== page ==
Kristine M. Molina, PhD

Assistant Professor of Psychology

Dr. Kristine Molina is an assistant professor of psychology and is developing her research at IHRP.

Dr. Molina's research centers on psychosocial stress, resilience and health, with a specific focus on elucidating the ways in which discrimination stress relates to the health, broadly defined, of Latino youth and adults. First, drawing from minority stress models and social epidemiology, I examine how different sources of discrimination are associated with cardiovascular health-related risks, including health-damaging behaviors and poor mental and physical health. Second, using a resilience framework, I focus on investigating the psychosocial, cultural, and contextual factors that might mitigate the deleterious effects of discrimination on health. Third, drawing from life-course, ecodevelopmental, and family stress models, I examine the psychosocial and behavioral mechanisms through which the effects of discrimination, as perceived by parents, are intergenerationally transmitted to child outcomes. I apply a feminist lens to my research, paying attention to the role of power differentials (advantages and disadvantages) associated with intersecting social identities and the ways in which they shape experiences, processes, and outcomes.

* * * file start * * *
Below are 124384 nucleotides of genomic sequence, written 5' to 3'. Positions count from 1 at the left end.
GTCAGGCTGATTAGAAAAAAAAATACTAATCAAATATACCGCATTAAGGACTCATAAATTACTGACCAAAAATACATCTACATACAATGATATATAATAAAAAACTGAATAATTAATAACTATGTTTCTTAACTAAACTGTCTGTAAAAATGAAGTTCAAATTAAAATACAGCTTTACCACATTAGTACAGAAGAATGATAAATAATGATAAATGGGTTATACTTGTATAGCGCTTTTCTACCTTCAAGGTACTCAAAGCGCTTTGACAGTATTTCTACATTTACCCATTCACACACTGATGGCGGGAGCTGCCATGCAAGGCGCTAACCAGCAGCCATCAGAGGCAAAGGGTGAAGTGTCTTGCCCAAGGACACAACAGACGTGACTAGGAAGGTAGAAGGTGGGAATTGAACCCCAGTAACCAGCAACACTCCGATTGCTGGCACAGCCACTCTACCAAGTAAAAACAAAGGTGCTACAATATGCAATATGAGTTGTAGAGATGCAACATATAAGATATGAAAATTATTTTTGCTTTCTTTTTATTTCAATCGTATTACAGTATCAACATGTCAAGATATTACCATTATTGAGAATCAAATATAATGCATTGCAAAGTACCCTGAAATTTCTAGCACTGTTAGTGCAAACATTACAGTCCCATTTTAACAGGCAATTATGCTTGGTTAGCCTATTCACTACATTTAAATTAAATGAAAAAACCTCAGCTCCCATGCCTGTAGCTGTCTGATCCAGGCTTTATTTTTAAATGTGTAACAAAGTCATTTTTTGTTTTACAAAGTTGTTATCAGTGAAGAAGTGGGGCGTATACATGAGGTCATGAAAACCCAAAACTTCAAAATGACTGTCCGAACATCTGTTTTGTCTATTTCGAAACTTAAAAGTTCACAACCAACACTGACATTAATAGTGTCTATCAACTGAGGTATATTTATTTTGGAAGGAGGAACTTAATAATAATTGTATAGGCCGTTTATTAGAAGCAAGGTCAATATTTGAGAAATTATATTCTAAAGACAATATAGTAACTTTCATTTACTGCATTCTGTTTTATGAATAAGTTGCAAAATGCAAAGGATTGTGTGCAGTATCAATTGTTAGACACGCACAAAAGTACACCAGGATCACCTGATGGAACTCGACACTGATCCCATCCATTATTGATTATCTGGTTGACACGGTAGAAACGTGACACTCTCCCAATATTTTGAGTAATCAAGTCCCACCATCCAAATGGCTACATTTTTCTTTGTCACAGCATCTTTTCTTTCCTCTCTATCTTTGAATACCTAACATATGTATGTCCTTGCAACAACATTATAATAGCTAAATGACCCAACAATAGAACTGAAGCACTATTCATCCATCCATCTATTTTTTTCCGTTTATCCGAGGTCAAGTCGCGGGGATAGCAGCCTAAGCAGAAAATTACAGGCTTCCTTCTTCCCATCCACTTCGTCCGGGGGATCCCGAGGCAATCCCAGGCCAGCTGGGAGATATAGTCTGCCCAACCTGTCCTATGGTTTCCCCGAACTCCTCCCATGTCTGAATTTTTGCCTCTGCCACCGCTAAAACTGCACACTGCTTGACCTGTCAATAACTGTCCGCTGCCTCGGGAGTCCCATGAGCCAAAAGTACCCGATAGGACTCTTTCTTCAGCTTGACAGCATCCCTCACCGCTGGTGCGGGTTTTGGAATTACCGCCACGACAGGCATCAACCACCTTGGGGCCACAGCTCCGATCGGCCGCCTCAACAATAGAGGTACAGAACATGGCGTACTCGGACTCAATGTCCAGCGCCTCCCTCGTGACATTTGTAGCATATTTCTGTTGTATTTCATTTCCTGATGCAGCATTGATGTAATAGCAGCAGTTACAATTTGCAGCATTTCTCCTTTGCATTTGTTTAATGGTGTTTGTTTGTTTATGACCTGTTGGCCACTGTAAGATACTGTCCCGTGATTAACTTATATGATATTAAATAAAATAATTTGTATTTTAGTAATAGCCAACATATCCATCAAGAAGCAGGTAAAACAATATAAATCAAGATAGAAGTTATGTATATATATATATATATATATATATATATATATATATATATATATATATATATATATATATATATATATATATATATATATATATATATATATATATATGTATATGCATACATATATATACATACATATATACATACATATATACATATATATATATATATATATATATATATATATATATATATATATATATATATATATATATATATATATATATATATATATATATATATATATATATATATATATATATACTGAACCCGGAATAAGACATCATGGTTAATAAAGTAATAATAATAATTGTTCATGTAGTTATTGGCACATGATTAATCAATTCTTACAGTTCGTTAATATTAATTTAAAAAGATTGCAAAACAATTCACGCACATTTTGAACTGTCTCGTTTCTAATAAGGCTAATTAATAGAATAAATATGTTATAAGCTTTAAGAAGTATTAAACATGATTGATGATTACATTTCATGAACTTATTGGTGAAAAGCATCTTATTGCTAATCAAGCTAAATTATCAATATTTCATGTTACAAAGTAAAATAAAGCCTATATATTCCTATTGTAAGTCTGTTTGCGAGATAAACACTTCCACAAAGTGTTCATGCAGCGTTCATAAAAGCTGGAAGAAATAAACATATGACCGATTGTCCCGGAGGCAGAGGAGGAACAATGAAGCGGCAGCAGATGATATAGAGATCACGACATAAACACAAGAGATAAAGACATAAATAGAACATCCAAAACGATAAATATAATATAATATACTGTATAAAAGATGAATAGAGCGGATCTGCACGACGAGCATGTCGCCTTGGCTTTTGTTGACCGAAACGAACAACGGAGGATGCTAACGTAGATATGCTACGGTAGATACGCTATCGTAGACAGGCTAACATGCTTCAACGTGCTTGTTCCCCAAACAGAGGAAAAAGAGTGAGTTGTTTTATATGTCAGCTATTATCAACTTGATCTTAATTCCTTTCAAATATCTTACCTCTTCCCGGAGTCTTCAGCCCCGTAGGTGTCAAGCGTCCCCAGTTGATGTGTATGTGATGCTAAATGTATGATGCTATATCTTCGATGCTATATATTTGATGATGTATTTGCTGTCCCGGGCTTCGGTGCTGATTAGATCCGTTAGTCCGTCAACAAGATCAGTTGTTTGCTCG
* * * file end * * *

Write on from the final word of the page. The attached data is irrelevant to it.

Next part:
Dr. Molina earned her doctorate in psychology from the University of Michigan.

Recent and Noteworthy Publications

Arellano-Morales L, Roesch SC, Gallo LC, Emory KT, Molina KM, Gonzalez P, Penedo FJ, Navas-Nacher EL, Teng Y, Deng Y, Isasi CR, Schneiderman N, Brondolo E. Prevalence and Correlates of Perceived Ethnic Discrimination in the Hispanic Community Health Study/Study of Latinos Sociocultural Ancillary Study. J Lat Psychol. 2015 Aug;3(3):160-176. [See abstract.]

Molina KM, Jackson B, Rivera-Olmedo N. Discrimination, Racial/Ethnic Identity, and Substance Use Among Latina/os: Are They Gendered? Ann Behav Med. 2016 Feb;50(1):119-29. [See abstract.]

Alcántara C, Molina KM, Kawachi I. Transnational, social, and neighborhood ties and smoking among Latino immigrants: does gender matter? Am J Public Health. 2015 Apr;105(4):741-9. [See abstract.]

Alegría M, Molina KM, Chen CN. Neighborhood characteristics and differential risk for depressive and anxiety disorders across racial/ethnic groups in the United States. Depress Anxiety. 2014 Jan;31(1):27-37. [See abstract.]

Molina KM, Alcántara C. Household structure, family ties, and psychological distress among U.S.-born and immigrant Latino women. J Fam Psychol. 2013 Feb;27(1):147-58. [See abstract.]

Molina KM, Alegría M, Mahalingam R. A multiple-group path analysis of the role of everyday discrimination on self-rated physical health among Latina/os in the USA. Ann Behav Med. 2013 Feb;45(1):33-44. [See abstract.]

Molina KM, Alegría M, Chen CN. Neighborhood context and substance use disorders: a comparative analysis of racial and ethnic groups in the United States. Drug Alcohol Depend. 2012 Sep;125 Suppl 1:S35-43. [See abstract.]